Press Release: Packed-out venue for learning disabilities conference with a difference
Stay Up Late’s (un)Ordinary Conference held in Streatham on 26th March
Over 130 people packed out the Streatham Space Project’s stunning new arts venue in south London for the (un)Ordinary Conference. Hosted by the Brighton-based charity Stay Up Late, this was a learning disabilities conference with a difference. While professionals from the social care sector made up much of the audience all of those on the platform giving speeches, presenting films, hosting Q and A sessions or leading discussion groups had a learning disability and/or autism.
Stay Up Late Director, Paul Richards, said: “We see lots of conferences about people with learning disabilities but precious few speakers who actually have a learning disability. Stay Up Late sought to challenge that and to pioneer a new kind of conference, not by being negative but by enabling people to share their positive stories. We had an amazing array of speakers from a really diverse range of backgrounds sharing their stories about the institutional barriers they have had to overcome and the battles they have had to fight to live the kind of life they want to lead. We hope this conference acts as a wake-up call to all kinds of organisations about the need to start listening to people with learning disabilities, not just making assumptions about what they think is best for them.”
There were three key strands to the conference: Communities, Relationships and Work. In the session on communities the conference heard from Ben Adams who went from being an isolated and often angry teenager to becoming a respected and knowledgeable figure on the Jamaican Bashment music scene. The relationships session included a presentation from Laura Small who spoke as the mother of a ten-year old son and how it meant the world to her. The third strand on work included a presentation from Scott Watkin and Grace McGill. Scott Watkin who was once told he would “never get a job, never have a family and never live independently” on account of his learning disability. Scott was awarded a British Empire Medal in 2017 and his many professional achievements include arranging an internship for Grace at the Bank of England.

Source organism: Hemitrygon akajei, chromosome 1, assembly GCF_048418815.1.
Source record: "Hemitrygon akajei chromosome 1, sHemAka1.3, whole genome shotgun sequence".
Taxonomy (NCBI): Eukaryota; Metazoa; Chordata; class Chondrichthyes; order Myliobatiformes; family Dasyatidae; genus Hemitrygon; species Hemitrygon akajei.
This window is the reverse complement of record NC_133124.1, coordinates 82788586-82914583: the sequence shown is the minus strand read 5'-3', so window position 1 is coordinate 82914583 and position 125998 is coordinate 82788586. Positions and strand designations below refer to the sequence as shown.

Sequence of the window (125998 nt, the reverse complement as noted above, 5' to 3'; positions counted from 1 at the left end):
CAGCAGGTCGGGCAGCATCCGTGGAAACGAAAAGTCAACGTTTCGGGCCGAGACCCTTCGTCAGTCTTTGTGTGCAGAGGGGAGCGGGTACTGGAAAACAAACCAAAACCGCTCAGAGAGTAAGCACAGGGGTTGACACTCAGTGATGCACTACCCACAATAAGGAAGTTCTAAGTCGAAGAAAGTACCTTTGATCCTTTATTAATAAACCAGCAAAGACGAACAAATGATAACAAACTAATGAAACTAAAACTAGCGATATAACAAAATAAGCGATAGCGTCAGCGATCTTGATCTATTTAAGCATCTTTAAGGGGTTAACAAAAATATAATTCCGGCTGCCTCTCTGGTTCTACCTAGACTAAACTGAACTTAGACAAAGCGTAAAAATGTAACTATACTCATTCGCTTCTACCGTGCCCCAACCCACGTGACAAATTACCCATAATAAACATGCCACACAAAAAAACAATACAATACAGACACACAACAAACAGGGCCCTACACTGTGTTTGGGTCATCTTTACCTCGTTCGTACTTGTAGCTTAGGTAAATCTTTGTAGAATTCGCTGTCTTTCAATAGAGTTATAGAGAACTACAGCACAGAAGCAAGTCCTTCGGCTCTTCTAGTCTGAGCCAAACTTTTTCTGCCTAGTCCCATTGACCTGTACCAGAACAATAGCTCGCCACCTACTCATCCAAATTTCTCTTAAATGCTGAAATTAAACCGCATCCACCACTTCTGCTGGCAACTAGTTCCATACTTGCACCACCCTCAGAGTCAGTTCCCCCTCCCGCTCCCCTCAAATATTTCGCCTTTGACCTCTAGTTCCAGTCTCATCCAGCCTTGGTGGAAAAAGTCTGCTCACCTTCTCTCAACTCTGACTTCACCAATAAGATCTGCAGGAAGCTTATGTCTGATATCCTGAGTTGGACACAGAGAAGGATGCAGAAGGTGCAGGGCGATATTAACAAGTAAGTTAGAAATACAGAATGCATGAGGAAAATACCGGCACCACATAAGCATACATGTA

The conference was held together by sharply perceptive and hilariously witty Tilley Millburn and Del the pig from Heart n Soul, the award-winning creative arts company that works to unleash the creativity and talent of people with learning disabilities.
Andrew Walker is a member of Stay Up Late’s Storm and Thunder Team, a team of people with learning disabilities who act as the charity’s advisory group. Andrew presented the key demands in Stay Up Late’s ‘Manifesto for an Ordinary Life’ and later hosted the Q&A session at the end of the conference. Summing up, he told the conference: “Those of us with a learning disability are the real experts on living with a learning disability. We’re the experts. People need to listen to us.”
Stay Up Late is hugely grateful to its sponsors for the day’s event: Open Future Learning, Choice Support, Leigh Day and the Esmée Fairbairn Foundation as well as all the organisations and individuals who contributed in making the day a success.
An online video featuring highlights from the conference will be launched next month
Notes to Editors:
Stay Up Late is a registered charity committed to promoting the rights of people with learning disabilities to live the lifestyle of their choosing.
More information: Darren Johnson, Campaigns Co-ordinator – Stay Up Late 07305 876 188 / 01273 600 438